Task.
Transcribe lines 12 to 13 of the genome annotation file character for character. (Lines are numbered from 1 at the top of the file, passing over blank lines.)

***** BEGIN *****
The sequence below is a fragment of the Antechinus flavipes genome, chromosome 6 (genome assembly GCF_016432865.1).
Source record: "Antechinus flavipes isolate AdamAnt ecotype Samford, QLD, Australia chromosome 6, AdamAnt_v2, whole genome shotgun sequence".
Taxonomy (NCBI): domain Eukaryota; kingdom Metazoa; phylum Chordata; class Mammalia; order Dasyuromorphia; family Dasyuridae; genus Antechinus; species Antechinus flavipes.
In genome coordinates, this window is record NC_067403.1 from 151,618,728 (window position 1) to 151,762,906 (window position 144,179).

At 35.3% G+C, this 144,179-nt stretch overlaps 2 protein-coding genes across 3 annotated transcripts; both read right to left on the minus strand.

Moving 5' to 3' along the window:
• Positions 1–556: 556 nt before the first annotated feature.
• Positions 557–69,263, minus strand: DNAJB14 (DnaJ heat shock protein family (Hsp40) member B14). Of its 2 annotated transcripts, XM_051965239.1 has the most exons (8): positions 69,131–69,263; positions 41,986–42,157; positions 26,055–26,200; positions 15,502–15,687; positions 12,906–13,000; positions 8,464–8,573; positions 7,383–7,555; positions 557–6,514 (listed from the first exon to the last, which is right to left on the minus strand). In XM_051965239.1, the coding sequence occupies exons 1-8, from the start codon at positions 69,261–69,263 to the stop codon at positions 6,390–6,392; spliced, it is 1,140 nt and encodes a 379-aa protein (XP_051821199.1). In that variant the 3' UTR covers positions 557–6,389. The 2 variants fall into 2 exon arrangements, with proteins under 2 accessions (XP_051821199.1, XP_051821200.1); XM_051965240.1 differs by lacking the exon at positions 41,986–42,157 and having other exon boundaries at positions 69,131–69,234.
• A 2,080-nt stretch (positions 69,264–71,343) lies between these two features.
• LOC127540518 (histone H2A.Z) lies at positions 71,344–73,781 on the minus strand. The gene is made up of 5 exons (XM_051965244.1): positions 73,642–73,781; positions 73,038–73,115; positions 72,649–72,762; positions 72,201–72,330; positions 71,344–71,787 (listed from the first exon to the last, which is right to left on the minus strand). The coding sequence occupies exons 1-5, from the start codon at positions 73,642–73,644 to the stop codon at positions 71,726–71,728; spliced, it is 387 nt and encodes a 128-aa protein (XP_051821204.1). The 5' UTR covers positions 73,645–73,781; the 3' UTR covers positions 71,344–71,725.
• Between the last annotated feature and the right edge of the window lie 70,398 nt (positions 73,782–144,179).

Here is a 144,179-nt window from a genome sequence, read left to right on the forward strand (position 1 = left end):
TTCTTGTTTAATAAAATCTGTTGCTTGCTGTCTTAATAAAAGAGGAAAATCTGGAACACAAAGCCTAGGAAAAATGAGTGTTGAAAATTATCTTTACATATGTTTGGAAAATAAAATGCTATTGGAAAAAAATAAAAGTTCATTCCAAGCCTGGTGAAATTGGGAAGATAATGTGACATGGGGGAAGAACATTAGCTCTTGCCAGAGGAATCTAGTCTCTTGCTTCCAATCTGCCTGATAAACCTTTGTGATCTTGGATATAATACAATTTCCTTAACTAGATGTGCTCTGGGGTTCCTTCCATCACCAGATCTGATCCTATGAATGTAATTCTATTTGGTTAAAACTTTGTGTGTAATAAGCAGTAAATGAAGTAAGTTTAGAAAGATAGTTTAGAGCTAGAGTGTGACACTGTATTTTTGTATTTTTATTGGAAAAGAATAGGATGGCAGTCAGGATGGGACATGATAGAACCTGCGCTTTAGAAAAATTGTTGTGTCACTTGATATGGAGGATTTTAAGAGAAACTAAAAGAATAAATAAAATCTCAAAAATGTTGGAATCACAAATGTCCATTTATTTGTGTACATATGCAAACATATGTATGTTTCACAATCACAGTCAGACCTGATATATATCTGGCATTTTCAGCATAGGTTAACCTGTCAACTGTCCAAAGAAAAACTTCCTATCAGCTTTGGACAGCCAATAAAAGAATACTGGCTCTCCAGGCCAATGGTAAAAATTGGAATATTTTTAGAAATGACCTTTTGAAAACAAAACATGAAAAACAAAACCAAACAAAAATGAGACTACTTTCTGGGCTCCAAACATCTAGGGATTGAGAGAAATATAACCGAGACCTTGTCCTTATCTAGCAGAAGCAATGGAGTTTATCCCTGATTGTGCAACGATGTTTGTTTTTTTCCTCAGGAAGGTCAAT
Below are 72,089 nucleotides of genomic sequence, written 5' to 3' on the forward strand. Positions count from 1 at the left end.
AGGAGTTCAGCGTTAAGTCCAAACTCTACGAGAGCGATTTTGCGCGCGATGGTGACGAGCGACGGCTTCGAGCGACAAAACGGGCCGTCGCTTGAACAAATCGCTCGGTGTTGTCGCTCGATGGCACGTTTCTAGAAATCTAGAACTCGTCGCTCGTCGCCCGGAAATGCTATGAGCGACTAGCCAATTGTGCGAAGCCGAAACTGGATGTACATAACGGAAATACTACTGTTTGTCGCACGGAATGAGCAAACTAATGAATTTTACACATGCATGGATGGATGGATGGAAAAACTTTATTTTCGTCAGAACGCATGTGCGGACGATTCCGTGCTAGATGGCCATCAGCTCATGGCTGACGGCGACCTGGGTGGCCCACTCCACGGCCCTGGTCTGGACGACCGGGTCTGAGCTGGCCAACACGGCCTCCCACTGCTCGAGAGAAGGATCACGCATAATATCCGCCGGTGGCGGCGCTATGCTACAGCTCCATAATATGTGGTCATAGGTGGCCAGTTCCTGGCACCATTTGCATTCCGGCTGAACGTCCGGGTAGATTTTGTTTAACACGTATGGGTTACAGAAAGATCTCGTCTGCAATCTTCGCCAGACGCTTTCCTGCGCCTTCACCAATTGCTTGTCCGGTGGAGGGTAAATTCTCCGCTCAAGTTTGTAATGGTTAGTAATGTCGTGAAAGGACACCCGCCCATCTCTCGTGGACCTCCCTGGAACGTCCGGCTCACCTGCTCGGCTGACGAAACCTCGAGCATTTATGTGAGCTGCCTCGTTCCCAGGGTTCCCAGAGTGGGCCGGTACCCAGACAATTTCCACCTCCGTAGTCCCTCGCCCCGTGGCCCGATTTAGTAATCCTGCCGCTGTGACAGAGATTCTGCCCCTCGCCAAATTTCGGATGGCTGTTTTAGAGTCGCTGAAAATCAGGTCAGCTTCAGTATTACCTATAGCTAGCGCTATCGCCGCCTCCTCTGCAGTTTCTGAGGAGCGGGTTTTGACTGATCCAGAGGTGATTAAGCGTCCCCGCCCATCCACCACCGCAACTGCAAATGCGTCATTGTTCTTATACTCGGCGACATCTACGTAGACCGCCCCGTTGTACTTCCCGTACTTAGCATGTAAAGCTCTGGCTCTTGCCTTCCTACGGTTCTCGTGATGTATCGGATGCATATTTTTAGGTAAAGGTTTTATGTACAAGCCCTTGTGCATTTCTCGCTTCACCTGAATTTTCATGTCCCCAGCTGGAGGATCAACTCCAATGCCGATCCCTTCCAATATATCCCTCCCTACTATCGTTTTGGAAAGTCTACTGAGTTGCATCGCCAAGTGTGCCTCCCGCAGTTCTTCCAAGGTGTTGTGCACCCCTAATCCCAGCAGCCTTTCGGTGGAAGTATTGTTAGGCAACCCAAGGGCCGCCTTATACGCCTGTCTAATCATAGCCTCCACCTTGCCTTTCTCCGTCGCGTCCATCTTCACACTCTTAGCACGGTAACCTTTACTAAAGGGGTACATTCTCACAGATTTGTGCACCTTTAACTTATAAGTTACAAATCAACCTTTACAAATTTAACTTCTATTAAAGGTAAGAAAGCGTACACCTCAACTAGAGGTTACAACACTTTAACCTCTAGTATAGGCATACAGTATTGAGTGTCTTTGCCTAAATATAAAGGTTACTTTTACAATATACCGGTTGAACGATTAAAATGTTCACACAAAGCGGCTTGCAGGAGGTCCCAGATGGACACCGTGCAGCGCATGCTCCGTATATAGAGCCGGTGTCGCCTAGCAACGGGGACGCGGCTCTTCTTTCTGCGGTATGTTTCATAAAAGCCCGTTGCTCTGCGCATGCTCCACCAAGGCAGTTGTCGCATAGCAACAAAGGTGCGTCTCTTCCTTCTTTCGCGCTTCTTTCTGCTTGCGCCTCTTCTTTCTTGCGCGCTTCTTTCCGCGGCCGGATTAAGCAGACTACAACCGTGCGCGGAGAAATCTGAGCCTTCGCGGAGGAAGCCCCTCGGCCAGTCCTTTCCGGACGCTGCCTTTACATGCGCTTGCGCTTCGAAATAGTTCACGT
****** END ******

Here is a 144,179-nt window from a genome sequence, read left to right on the forward strand (position 1 = left end):
TTCTTGTTTAATAAAATCTGTTGCTTGCTGTCTTAATAAAAGAGGAAAATCTGGAACACAAAGCCTAGGAAAAATGAGTGTTGAAAATTATCTTTACATATGTTTGGAAAATAAAATGCTATTGGAAAAAAATAAAAGTTCATTCCAAGCCTGGTGAAATTGGGAAGATAATGTGACATGGGGGAAGAACATTAGCTCTTGCCAGAGGAATCTAGTCTCTTGCTTCCAATCTGCCTGATAAACCTTTGTGATCTTGGATATAATACAATTTCCTTAACTAGATGTGCTCTGGGGTTCCTTCCATCACCAGATCTGATCCTATGAATGTAATTCTATTTGGTTAAAACTTTGTGTGTAATAAGCAGTAAATGAAGTAAGTTTAGAAAGATAGTTTAGAGCTAGAGTGTGACACTGTATTTTTGTATTTTTATTGGAAAAGAATAGGATGGCAGTCAGGATGGGACATGATAGAACCTGCGCTTTAGAAAAATTGTTGTGTCACTTGATATGGAGGATTTTAAGAGAAACTAAAAGAATAAATAAAATCTCAAAAATGTTGGAATCACAAATGTCCATTTATTTGTGTACATATGCAAACATATGTATGTTTCACAATCACAGTCAGACCTGATATATATCTGGCATTTTCAGCATAGGTTAACCTGTCAACTGTCCAAAGAAAAACTTCCTATCAGCTTTGGACAGCCAATAAAAGAATACTGGCTCTCCAGGCCAATGGTAAAAATTGGAATATTTTTAGAAATGACCTTTTGAAAACAAAACATGAAAAACAAAACCAAACAAAAATGAGACTACTTTCTGGGCTCCAAACATCTAGGGATTGAGAGAAATATAACCGAGACCTTGTCCTTATCTAGCAGAAGCAATGGAGTTTATCCCTGATTGTGCAACGATGTTTGTTTTTTTCCTCAGGAAGGTCAAT